Former NFL Player Comes Out of the Closet

Esera Tuaolo ()

Esera Tuaolo ()

The civilities that usually blanket statements coming from the NFL’s chief representatives, their players and former players, burned away quickly when discussion began about Esera Tuaolo, a former NFL player who recently came out to the world on HBO’s Real Sports with Bryant Gumbel. Sterling Sharpe, a former teammate of Tuaolo’s and current ESPN analyst, illuminated the severity of the situation when he said that Tuaolo “would have been eaten alive and he would have been hated for it” had he come out during his playing career. By saying this, Sharpe is only relating his first-hand knowledge of the homophobia that exists within the league.

The irony of this situation is that if 1 in every 10 people is homosexual, there are 5 to 6 homosexual players on every 53-player NFL roster, and roughly 85 in the league.

This means that Jeremy Shockey, star rookie tight end of the New York Giants, who said “if I knew there was a gay guy on my college football team, I probably wouldn’t, you know, stand for it,” has been playing with or against gay players in the pros, college, and high school.

These truths go against the stereotype that organized football is a stronghold of masculinity, free of “soft” gladiators, by revealing the homophobia within the NFL and our society.

Homophobia remains alive and well in the United States, but the fact that it is an unquestioned ideology within pee-wee, prep, college, and pro football makes it especially dangerous because of its potential to negatively influence the direction of one’s personal growth.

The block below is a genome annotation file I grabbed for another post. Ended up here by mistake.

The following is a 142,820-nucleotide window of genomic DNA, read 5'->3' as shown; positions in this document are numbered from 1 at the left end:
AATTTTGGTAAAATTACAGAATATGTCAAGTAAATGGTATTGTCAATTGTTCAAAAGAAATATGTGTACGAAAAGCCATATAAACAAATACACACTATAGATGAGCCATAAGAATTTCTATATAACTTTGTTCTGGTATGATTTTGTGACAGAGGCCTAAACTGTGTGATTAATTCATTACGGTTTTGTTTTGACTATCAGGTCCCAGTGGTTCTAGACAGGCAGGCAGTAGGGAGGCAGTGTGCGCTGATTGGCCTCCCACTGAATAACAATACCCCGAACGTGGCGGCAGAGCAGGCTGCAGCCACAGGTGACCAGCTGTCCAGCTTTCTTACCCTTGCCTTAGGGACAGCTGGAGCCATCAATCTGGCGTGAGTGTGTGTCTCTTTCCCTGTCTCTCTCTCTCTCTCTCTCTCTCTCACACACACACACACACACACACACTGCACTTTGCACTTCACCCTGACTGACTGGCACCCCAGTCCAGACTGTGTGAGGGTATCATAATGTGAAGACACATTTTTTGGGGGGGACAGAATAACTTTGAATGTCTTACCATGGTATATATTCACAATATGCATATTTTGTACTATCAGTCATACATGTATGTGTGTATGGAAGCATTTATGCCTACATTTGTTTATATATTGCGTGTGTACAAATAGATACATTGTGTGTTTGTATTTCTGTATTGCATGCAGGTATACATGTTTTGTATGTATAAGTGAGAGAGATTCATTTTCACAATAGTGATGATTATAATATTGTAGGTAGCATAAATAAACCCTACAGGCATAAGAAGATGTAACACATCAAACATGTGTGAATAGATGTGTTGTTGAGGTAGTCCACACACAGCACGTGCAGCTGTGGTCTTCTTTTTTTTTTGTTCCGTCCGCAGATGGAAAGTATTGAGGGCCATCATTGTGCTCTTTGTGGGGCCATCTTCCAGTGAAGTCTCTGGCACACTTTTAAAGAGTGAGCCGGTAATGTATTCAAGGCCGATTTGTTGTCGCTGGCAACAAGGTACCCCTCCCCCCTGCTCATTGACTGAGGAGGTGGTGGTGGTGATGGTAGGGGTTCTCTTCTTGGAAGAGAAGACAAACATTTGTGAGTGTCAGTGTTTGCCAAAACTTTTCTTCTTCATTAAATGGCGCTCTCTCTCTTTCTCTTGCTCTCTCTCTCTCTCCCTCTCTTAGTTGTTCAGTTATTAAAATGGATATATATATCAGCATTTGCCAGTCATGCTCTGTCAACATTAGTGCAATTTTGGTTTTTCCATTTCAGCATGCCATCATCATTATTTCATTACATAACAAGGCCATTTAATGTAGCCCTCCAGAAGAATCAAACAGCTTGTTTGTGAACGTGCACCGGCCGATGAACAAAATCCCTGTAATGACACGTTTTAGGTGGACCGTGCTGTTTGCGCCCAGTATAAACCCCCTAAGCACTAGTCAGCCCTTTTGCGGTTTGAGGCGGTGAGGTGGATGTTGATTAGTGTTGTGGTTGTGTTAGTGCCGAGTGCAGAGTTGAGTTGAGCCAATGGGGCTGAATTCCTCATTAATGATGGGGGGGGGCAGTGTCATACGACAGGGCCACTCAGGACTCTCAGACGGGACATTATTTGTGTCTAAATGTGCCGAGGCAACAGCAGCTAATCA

Having played in high school myself, I know first-hand that in battle–and make no mistake, football is a war– everything about you, especially your masculinity, will be questioned by teammates, coaches, opposing players and the situation itself.

These overt challenges mold a mindset principally opposed to the participation of homosexual football players because of the violence, ferocity, raw emotion, and pain that the game demands. The soul- baring and sheer nakedness that occurs during those battles make a player vulnerable–the fruit of one’s naked will in action can be seen through things as simple as a lone linebacker blowing up a ball-carrier or a guard crushing a defender with a trap block.

If that vulnerability must be sheathed, it can only be sheathed by a sometimes-homophobic paradigm that ultimately reveals who we are, as people and as a society.